With the exception of skin cancer, breast cancer is the most common cancer among American women – affecting 1 in 8 women. Each year, approximately 266,120 new cases are diagnosed, and 40,920 women die of the disease. These figures are staggering.
October is Breast Cancer Awareness Month, a time dedicated to educating the public, fundraising for research and helping those affected by this devastating diagnosis. Early detection and diagnosis, as well as a well-thought-out treatment plan, are crucial for a positive outcome. A medical team of oncologists and other specialists can treat the physical issues associated with breast cancer, but other elements of patient care need to be considered. A medical assistant can play a vital role in treating non-medical issues and aiding in the healing process.
Many people feel some amount of anxiety when visiting the doctor for a routine appointment or procedure. If you’re a cancer patient, that feeling may be much more severe. As the first point of contact in the physician’s office, the behavior of the medical assistant can set the tone for the entire visit – and even the relationship between doctor and patient.
As a medical assistant helping a breast cancer patient, you should:
- Be conscious of your demeanor. Make eye contact, smile and be respectful. Make the patient feel important, and show genuine concern.
- Inject humor into the conversation. Cancer is bad news, but sometimes just lightening the mood with a joke or funny anecdote can help the patient relax.
- Show empathy and compassion. Do your best to be compassionate and empathize with the patient’s situation. Many times, a patient is more comfortable talking with a medical assistant than the doctor. Listen to what she has to say – and ask what she needs from you, how you can help.
- Treat the patient like a human being and not a sick person. Your patient has a disease, but she’s a woman Make her feel as “normal” as possible. Take your cues from her.
In addition to performing clinical duties such as drawing blood, taking vital signs and recording medical history, a medical assistant also helps set appointments, organizes hospital admissions and lab services, and supervises the patient’s insurance information. There are several other ways a medical assistant can help a patient with breast cancer:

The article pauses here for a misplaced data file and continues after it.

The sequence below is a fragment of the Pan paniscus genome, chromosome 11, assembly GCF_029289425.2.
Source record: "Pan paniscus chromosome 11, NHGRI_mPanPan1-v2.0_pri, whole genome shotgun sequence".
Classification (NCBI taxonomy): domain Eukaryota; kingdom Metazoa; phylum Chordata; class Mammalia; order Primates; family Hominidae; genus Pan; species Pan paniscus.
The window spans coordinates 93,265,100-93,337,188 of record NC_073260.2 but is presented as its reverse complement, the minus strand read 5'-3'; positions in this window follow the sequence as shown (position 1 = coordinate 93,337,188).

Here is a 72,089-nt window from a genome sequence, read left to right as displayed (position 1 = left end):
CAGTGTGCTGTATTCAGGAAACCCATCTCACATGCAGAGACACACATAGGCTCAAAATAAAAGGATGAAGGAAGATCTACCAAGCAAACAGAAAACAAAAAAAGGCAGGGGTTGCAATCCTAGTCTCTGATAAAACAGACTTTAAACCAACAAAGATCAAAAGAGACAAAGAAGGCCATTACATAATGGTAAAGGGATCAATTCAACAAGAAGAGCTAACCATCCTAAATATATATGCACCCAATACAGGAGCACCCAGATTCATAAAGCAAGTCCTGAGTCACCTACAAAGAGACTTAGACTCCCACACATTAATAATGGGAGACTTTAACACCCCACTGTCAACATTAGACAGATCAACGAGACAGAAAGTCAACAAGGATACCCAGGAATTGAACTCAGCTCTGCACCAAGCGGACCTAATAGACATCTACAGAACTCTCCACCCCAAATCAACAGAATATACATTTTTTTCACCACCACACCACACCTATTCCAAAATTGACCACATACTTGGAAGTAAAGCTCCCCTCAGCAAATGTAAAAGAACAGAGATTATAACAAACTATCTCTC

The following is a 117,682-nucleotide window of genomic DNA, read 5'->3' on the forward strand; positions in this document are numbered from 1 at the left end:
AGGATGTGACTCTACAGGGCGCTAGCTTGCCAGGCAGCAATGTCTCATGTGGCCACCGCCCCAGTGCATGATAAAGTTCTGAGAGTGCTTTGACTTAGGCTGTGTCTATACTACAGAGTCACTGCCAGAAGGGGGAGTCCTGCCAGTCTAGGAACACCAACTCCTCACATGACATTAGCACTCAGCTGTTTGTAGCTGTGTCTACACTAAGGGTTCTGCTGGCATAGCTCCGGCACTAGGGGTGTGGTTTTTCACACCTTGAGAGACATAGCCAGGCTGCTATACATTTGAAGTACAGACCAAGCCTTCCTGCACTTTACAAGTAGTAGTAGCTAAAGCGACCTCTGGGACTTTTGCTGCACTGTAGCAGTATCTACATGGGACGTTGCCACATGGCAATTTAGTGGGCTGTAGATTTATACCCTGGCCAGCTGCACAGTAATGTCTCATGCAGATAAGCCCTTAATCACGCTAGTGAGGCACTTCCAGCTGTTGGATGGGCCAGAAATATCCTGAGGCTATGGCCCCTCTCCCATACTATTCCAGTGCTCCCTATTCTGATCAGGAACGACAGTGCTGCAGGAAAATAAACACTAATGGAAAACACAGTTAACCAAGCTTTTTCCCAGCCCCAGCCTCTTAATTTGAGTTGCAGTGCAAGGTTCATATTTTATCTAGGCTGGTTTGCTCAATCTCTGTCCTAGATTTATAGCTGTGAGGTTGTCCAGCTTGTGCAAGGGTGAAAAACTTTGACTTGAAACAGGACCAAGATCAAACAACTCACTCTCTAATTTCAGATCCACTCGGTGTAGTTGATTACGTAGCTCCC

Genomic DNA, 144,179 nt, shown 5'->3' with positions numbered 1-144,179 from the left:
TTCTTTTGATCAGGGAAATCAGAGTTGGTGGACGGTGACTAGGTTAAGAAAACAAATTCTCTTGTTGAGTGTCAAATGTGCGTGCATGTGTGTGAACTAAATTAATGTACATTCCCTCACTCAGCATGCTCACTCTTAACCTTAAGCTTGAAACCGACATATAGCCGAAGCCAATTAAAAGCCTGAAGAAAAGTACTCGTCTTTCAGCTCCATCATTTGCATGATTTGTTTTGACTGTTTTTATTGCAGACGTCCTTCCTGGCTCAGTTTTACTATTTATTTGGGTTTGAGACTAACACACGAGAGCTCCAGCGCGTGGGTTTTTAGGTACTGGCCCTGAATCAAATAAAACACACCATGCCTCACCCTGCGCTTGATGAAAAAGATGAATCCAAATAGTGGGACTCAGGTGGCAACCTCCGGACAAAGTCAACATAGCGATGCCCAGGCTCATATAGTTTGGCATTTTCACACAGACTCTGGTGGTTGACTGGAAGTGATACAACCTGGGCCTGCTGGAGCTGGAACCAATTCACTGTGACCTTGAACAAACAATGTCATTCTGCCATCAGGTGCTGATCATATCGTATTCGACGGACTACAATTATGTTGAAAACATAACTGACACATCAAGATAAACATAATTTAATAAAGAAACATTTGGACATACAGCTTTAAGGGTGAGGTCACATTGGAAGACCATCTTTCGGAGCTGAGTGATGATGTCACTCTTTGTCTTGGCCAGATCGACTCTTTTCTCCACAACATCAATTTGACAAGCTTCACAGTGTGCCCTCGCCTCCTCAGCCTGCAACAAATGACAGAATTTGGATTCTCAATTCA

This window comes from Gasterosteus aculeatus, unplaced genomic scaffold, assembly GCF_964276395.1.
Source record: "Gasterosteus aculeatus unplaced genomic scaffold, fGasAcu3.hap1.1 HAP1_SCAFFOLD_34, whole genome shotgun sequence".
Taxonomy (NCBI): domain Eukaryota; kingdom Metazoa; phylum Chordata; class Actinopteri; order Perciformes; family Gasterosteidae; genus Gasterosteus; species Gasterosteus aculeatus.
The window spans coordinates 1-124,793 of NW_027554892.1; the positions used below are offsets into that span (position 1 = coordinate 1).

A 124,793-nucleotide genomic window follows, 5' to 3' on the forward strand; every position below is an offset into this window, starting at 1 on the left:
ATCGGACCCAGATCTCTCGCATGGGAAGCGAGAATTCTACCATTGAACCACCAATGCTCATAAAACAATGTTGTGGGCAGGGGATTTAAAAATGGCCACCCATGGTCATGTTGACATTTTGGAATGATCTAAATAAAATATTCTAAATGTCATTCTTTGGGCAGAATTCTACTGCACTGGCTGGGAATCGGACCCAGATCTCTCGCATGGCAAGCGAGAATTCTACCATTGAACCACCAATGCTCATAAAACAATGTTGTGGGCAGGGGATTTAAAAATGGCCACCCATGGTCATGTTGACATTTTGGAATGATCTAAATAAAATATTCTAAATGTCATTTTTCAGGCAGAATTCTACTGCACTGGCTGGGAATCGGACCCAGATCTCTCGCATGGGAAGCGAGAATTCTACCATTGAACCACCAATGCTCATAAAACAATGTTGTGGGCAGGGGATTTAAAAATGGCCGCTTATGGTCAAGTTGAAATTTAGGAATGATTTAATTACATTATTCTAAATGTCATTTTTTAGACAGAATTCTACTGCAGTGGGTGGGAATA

- Assume the role of comforter. As such, you can establish a personal touch that becomes part of the healing. Use calming words and actions to reassure your patient, helping to reduce her anxiety and be more comfortable.
- Take charge of paperwork. When a person has cancer, there will be many appointments to coordinate and a lot of paperwork from labs, doctors and insurance companies. The medical assistant can step in and help minimize patient frustration by processing insurance forms and test results.
- Assist with home healthcare. Some cancer patients choose to stay in their homes rather than in a hospital. A medical assistant can help monitor the patient’s health, provide post-hospitalization follow-up care, help with mobility issues, assist with hygiene needs and administer medication.
- Help with palliative care. A breast cancer patient receiving chemotherapy or radiation treatment often suffers from side effects (pain, nausea, fatigue, muscle weakness, insomnia, etc.) that can disrupt quality of life. Palliative care helps relieve symptoms and improve quality of life. A medical assistant who works in a palliative care facility can help cancer patients with daily care, administer medication and change dressings.
- Lend support to breast cancer patients’ families. As a medical assistant, you can be a resource to family members by updating them on course of treatment, handling administrative duties and offering emotional support.
A medical assistant plays a vital role in the smooth operation of a doctor’s office, hospital or medical clinic, and can offer tremendous support for cancer patients. If you think becoming a medical assistant is a career path that you would like to follow, consider enrolling in the medical assistant program at Campus.
An education at Campus, formerly known as MTI College, prepares you for a career in medical assistance with comprehensive training in administrative, clinical and laboratory procedures. You’ll learn:
- Medical terminology
- Anatomy and physiology
- Medical protocol and procedures in clinics and laboratories
- Front-office practices, including coding and billing procedures
- Patient relations
- Medical law and ethics
Additionally, a required 200-hour off-campus externship provides hands-on experience in a professional healthcare facility setting. In less than a year, you can be ready for an entry-level position as a medical assistant, a field that the Bureau of Labor Statistics says is expected to increase by 18 percent between 2020 and 2030.
Note: The data provided above are from a source unaffiliated with Campus, are for informational purposes only and represent the employment field as a whole. They are not solely specific to Campus graduates and, by providing the above information, Campus makes no representation, direct or implied, or opinion regarding employability.
For more information or to enroll in the medical assisting program, contact Campus today.